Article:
While robots offer us a sense of reality by being tangible and real, they cannot seem to offer us empathy, nor the ‘warmth’ that another human being is capable of showing. Latest developments in AI and machine learning have made great progress in the way we can interact with robots. At the same time, it has changed robot design too. On the one hand we have humanoid robots whose resemblance to humans is striking; on the other hand we have more functional robots that are deployed as ‘technical’ assistants rather than occupying a social role. Although both forms of robots share the tangible nature of technology towards which we strive in an attempt to move from a virtual context of technology, to one that is real and present, their aesthetics is something that clearly sets them apart. The two examples in the table below show just how much aesthetics can differ in robotic technology applied to different areas of intervention.

The example on the left-hand side, the educational robot is a humanoid robot used for educational purposes. The example on the right-hand side is the SWAMP robot, a Shallow Water Autonomous Multipurpose Platform (ASV) developed by the Institute of Marine Engineering of the National Research Council in Italy for the monitoring of coastal areas.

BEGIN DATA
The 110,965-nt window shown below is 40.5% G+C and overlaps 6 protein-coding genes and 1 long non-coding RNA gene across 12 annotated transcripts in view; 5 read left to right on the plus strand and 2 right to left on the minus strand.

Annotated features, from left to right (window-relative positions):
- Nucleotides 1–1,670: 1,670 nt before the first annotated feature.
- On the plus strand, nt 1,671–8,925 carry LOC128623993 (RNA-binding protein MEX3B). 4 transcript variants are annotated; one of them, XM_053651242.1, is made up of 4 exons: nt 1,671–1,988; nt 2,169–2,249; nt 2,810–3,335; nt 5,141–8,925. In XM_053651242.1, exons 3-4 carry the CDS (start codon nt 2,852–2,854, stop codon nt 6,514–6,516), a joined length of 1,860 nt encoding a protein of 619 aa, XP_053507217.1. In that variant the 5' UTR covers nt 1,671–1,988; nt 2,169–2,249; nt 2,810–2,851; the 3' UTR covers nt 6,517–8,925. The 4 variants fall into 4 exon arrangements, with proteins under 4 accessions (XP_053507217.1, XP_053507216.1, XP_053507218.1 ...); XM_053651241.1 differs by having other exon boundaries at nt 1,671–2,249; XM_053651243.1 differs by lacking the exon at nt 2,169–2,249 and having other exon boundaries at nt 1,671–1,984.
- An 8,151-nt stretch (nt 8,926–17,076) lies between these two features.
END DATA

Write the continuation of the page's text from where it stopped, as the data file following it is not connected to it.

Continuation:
So what means social acceptance of robots in such different contexts? One potential point from which to depart would be that of a return to a ‘culture of care’, to a more ‘natural’ state of sensemaking, where we pay more attention to our senses and how these guide our interaction with technology. In doing so we shift from a sense of reality conveyed by technology, to one dominated by emotion and empathy. Through this shift, nature can become a major point of inspiration but also a field to look towards when shaping the future of robotics.


3. The return to nature

Nature has long been a source of inspiration for human kind. We have always reached out to nature to understand and deepen our perception of the world and ourselves. Robotics makes no exception, as evidenced by recent developments in the field of biorobotics, a relatively new area of bio-inspired design that gets inspiration from biological systems in order to develop new robotic technologies. The Octo-Bot below (BioRobotics Institute/Scuola Superiore Sant’Anna) is an example of a model in soft robotics, which builds on the concept of bio-inspired design. The octopus-shaped robot can operate on difficult terrain and perform tasks that a conventional robot would have difficulties undertaking.